Page N1.2 . 09 January 2002                     
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    Aga Khan Award for Architecture


    The Urban Development and Revitalization Corporation (UDRC), in co-operation with the Iranian Cultural Heritage Organization, now has more than 30 projects in 21 cities.

    One of the most creative examples has been the transformation of the historic Vazir Bathhouse, in Isfahan, into the Centre for the Intellectual Development of Children and Young Adults. The high vault of the bathhouse's dressing room, or bineh, has become a library, while the adjacent steam room, or garmkhaneh, now serves as a play and reading area.

    More intimate spaces that originally housed pools, or khazineh, provide a setting for art lessons, and a ramp, traditionally used to lead animals to draw water from the well, has been ingeniously transformed into a small auditorium. Quarry tiles with glazed tile inserts are laid in patterns that enable the children to play games, and traditional small glass skylights in the domes provide natural lighting. UDRC projects have brought new life to the urban centers of Iran, improving living conditions, revitalizing architectural character, renewing appreciation of a rich cultural heritage, and stimulating private-sector awareness of the financial as well as social returns investment in a country's delicate historic fabric can bring.

    The Awards

    Founded in 1977 to identify and encourage building concepts that successfully address the needs and aspirations of Islamic societies, the Aga Khan Award for Architecture is recognized internationally for its innovative character. The program has a triennial prize fund of US$500,000, making it the world's largest architectural award.

    Circumstances have given this year's award an unforeseen meaning, but one that is consistent with the its traditions. The program has always represented a humanistic Islam, dedicated to principles of tolerance, self-reliance, social responsibility, and critical inquiry. The projects receiving the award embody these values, and do so within Islamic societies stretching halfway across the globe, from Guinea to Malaysia.

    The other award winners were At Iktel, Abadou, Morocco; Kahere Eila Poultry Farming School, Koliagbe, Guinea; Olbia Social Centre, Antalya, Turkey; Bagh-e-Ferdowsi, Tehran, Iran; and Datai Hotel, Pulau Langkawi, Malaysia. An independent jury selected the nine award recipients from 427 entrants.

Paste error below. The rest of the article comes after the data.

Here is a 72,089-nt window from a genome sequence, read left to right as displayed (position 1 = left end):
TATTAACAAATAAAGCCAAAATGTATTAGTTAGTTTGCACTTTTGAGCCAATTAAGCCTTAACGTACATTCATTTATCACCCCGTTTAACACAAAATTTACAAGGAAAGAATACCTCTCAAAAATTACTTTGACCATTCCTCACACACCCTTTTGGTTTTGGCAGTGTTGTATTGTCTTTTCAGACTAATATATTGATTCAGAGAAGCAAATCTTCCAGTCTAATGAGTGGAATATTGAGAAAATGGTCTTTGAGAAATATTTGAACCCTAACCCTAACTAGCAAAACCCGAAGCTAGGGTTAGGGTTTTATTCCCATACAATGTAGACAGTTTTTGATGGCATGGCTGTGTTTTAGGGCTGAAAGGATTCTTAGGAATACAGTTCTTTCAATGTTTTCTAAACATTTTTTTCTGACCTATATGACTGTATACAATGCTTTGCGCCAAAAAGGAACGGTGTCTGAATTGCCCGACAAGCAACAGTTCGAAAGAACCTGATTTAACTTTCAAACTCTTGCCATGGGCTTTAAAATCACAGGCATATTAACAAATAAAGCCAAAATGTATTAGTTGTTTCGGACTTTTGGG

A future issue of ArchitectureWeek will profile the work of Chairman's Award winner Geoffrey Bawa, whose buildings have influenced architects throughout the world for over 40 years.

    The jury included Darab Diba, architect (Tehran); Abdou Filali-Ansary, social scientist (Casablanca); Dogan Hasol, architect and publisher (Istanbul); Mona Hatoum, artist (London); Zahi Hawass, archaeologist (Cairo); Ricardo Legorreta, architect (Mexico City and Los Angeles); Glenn Murcutt, architect (Sydney); Norani Othman, sociologist (Kuala Lumpur); and Raj Rewal, architect (New Delhi).

    A monograph on the 2001 Award, Modernity and Community: Architecture in the Islamic World, from Thames & Hudson, will include full descriptions and illustrations of the nine winning projects.



    ArchWeek Image

    Under Iran's award-winning Urban Development and Revitalization program, historic buildings are acquired, restored, and adapted for reuse.
    Photo: Kamran Adle

    ArchWeek Image

    UDRC projects have brought new life to the urban centers of Iran, improving living conditions, and revitalizing architectural character.
    Photo: Kamran Adle

    ArchWeek Image

    UDRC projects stimulate private sector awareness of the financial as well as social returns of adaptively reusing historic structures.
    Photo: Kamran Adle

    ArchWeek Image

    Returned emigrant villagers, working with those who remained, have brought infrastructure and a new school to the village of At Iktel, Morocco.
    Photo: Myriam Belhoussein

    ArchWeek Image

    The Kahere Eila Poultry Farming School, by Heikkinen-Komonen Architects, combines Nordic and local Guinean traditions.
    Photo: Onerra Utriainen

    ArchWeek Image

    The Olbia Social Center, Turkey, by Cengiz Bektas, fuses contemporary architectural elements with local materials in a university gathering space with an intimate human scale.
    Photo: Cemal Emden

    ArchWeek Image

    A reinterpretation of the traditional Persian "paradise" garden, Bagh-e-Ferdowsi, an urban park in Tehran by Baft-e-Shahr Consulting Architects and Urban Planners, promotes conservation awareness.
    Photo: Nigel Shafran

    ArchWeek Image

    The Datai Hotel in Malaysia, by Kerry Hill Architects, takes an ecological approach to coastal development.
    Photo: Alber Lim


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